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The power of floods

Still from remote controlled aerial helicopter flight

Still from remote controlled aerial helicopter flight


Floods have tremendous power, you only need to stand by a river in spate or watch waves crash against a sea wall to see that.

However they have another great power, they manage to move Politicians out of Westminster to demonstrate their leadership qualities and empathy with flood victims. They wish to show their understanding of flood dynamics and hydrology and as the blame game will be unpicked over the coming weeks and the floods subside both out in the field and in the media’s mass memories there is one thing to remember – floods are natural, they have occurred throughout the ages and will continue to occur in the future.

Do not get us wrong I am hugely sympathetic for flood victims. I see this first hand working in flood affected communities who are struggling to come to terms with this watery visitor they did not invite into their homes. It is second only to bereavement and burglary I believe in terms of psychological impact to its victims. I come from York where flooding was and still is a major issue for the City. However York and many other historical cities are sited on the rivers as means of trade and water supply and with it came the risk of flooding.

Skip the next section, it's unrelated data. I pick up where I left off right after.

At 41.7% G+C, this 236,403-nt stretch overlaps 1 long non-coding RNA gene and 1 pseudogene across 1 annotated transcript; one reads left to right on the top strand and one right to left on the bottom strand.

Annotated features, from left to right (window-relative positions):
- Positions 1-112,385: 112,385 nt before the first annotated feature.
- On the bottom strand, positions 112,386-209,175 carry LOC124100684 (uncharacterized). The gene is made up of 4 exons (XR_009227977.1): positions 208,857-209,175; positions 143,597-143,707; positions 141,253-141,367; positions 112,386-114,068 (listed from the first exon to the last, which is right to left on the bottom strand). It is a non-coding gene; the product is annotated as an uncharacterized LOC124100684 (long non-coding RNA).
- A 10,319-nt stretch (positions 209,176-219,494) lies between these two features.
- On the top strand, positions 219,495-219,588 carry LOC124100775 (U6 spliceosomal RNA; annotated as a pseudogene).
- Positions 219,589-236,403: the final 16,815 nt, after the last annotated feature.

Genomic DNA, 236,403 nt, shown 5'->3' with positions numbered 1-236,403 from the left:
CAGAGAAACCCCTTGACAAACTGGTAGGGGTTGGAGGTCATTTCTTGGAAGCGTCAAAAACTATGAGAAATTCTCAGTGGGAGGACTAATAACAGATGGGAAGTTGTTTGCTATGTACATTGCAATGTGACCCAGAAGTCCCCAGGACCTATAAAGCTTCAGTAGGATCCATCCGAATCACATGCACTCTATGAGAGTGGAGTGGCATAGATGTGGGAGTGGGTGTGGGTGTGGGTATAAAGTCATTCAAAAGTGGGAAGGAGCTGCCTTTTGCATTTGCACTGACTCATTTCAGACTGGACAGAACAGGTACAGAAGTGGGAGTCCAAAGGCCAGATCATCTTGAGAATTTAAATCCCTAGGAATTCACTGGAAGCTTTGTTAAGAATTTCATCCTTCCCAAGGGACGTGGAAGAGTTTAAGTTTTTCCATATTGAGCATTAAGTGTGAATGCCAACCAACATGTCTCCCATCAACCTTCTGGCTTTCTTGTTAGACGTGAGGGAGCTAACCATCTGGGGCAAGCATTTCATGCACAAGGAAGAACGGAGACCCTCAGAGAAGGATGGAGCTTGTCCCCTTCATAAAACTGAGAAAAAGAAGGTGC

However with modern life comes plaster board walls, fitted carpets, electric fittings and a 101 other things that a flood will quite merrily ruin. This is one of the reasons why flood impact is so much greater than in the recent past when properties could be more easily cleaned and renovated. I am not saying we should all hark back to the past but the cost and impacts of flooding is compounded by our modern way of life.

So what is to be done about it?

There is no easy answer and it will take combined effort and foresight across all levels of government at national and local level not to mention considerable funding and a change in our way of development thinking. The Flood and Water Management Act should be fully enacted and the principles of Water Sensitive Urban Design (WSUD) followed.

It is difficult to design flood alleviation proposals but not impossible as the attached aerial video clip of Shrewsbury shows. It was shot on the 10 February 2014.

Our landscape staff worked with the Environment Agency to deliver a scheme that reduces flood risk to a great part of Shrewsbury but also contributes to the character and appearance of the river front. We are rightfully proud of the scheme.

Here’s an idea, how about for every picture of flooding we have a picture of a successful scheme just to act as a counterbalance?

Mind you bad news always sells better than good!